May 15, 2011
It was nice to have a Saturday morning. No alarm and an easy pace for what passes for breakfast here: a cup of tea or coffee, maybe a roll and some juice. I’ve gotten to where I’m not really all that hungry in the mornings anyway. This was our day for sight seeing and shopping. Carol had heard about another castle that which was right across from an artisan market that we heard was a bit cheaper that the one I went to on my first weekend here. The castle was only a few subway stops away from our hotel. It was an easy and (need I say?) crowded ride.
The craft market wasn’t open yet when we got there, so we decided to try out the castle first. I couldn’t get over how similar it was to the first castle that I’d visited with Alberto. There was a statue to Neptune, a touristy shop full of indigenous tchachkies, statues commemorating the great patriots of Chile, a garden dedicated to Darwin… Hey, wait a minute! It was the same castle!! Oh well, Carol hadn’t visited it yet so I got to be a tour guide again, get another tour of Castlillo Hidalgo and take some more pictures.
There was a statue dedicated by the local Rotary Club, which my friend Dayle is very involved in. So that went into the camera. After that it was just a matter of taking a second look. There was plenty there for that. The graffiti, for example. I hadn’t noticed it as much before. I was especially impressed by a tree that seemed to be popular with the local amantes. The really cool thing about the castle is the contrast it provides with the surrounding city. There were statues and stone and wood carvings galore with almost no explanation of what they were. One of them was a sculpted mural of a tragic family, trudging with their child and their dog through some dark era of Chile’s past. Again, no explanation. I hope they’re OK.
The omni-present dogs were there. At one point a small pack seemed to be following a couple of the security officers. I think they were drawn to the sense of importance imparted by the uniforms. There was a certain business like swagger to the dog’s stride. But I don’t think they were really connected. I got a shot of one of the canons this time, before it shot me. And the fountains had water in them for a change. After a downhill walk down a dead end path and a much longer uphill walk back, we discovered an elevator that takes you down to street level. Since we didn’t find it until we were already up, we took it down.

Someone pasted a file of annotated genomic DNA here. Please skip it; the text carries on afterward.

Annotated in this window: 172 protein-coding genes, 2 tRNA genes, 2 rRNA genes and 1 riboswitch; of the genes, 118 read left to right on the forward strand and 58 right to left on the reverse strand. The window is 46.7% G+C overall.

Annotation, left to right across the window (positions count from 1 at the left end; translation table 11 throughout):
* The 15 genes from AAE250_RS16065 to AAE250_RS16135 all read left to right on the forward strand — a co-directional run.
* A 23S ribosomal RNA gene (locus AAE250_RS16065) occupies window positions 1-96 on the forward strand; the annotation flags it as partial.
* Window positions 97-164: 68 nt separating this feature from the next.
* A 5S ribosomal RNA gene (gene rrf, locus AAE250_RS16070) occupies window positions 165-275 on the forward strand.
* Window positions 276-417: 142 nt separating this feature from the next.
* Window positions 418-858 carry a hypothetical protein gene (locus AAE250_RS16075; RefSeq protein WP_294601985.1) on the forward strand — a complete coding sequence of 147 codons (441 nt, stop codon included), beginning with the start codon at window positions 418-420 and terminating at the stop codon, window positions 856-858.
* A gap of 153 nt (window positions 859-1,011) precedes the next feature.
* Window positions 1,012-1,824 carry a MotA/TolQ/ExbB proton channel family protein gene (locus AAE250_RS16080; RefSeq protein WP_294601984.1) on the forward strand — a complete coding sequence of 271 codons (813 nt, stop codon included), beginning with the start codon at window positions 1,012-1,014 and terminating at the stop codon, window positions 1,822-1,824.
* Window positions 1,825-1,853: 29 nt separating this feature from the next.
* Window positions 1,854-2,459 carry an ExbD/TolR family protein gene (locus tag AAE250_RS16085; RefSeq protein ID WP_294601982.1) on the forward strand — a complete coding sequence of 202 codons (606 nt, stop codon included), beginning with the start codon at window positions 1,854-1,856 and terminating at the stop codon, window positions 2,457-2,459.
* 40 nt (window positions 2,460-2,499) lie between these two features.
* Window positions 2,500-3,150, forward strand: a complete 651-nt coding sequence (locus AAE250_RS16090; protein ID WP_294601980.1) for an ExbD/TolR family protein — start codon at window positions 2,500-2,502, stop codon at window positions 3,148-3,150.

By then the craft market was open and we headed in, committed to putting a really earnest effort into being tourists. There were dozens and dozens of little stalls offering musical instruments; Lapislazuli carvings and jewelry; woven scarves, jackets, panchos and what-have-you; food kiosks; leather workers; in short, just about everything you would imagine. There was a cat on the roof of one of the stalls watching the world go by. It seemed disconcerted that I had noticed it. Carol and I both bought gifts and souvenirs and then headed out to walk around some of the Santiago Barrios.
We’d been directed to a nearby barrio that was supposed to have some older houses in it. On the way there we saw a church displaying a really graphic example of as yet un-repaired earthquake damage. We found the old neighborhood, La Republica. But it just didn’t measure up to the charm of Valparaiso. It did feature an old fire-station that’s still in use that was interesting. The reflection from the windows made for a somewhat confusing photo.
Carol wanted to go to Los Dominicos, the much pricier craft market that Alberto took me to on my first Sunday in Santiago. So I got to be a tour guide again for another visit to a place I’d already been to. Like my other second glances, it was well worth it. Los Dominicos is located on an old Monastery. Many of the craft stalls are housed in the spare, small rooms originally used as dormitories for the monks. It was kind of fun to imagine the ghosts of all those monastic acolytes waking from a long sleep in their once spare and Spartan rooms and wandering through the now colorful stalls and kiosks, alive with the sights, sounds and smells of a busy and modern market.
This second time around Carol and I found a whole area of the market that Alberto and I had missed before, and I got to snap some shots of the entrance, and some of the birds. Compared to the one we visited earlier it’s a much more expensive place to get your tourist fix. But it has a lot of charm. There’s an artificial waterway that courses through the whole place that, added to all the trees, shrubs and potted plants gives the place a really lovely ambience. I noticed some fruits growing on one of the palm trees there that I hadn’t seen until then.
We had supper at home again. Carol loves tea eggs and is anxious to bring the recipe home to Argentina. After supper I went up onto the roof and took some night shots of Santiago. Then we both did a little bit of packing for the next day’s trip to Antofagasta.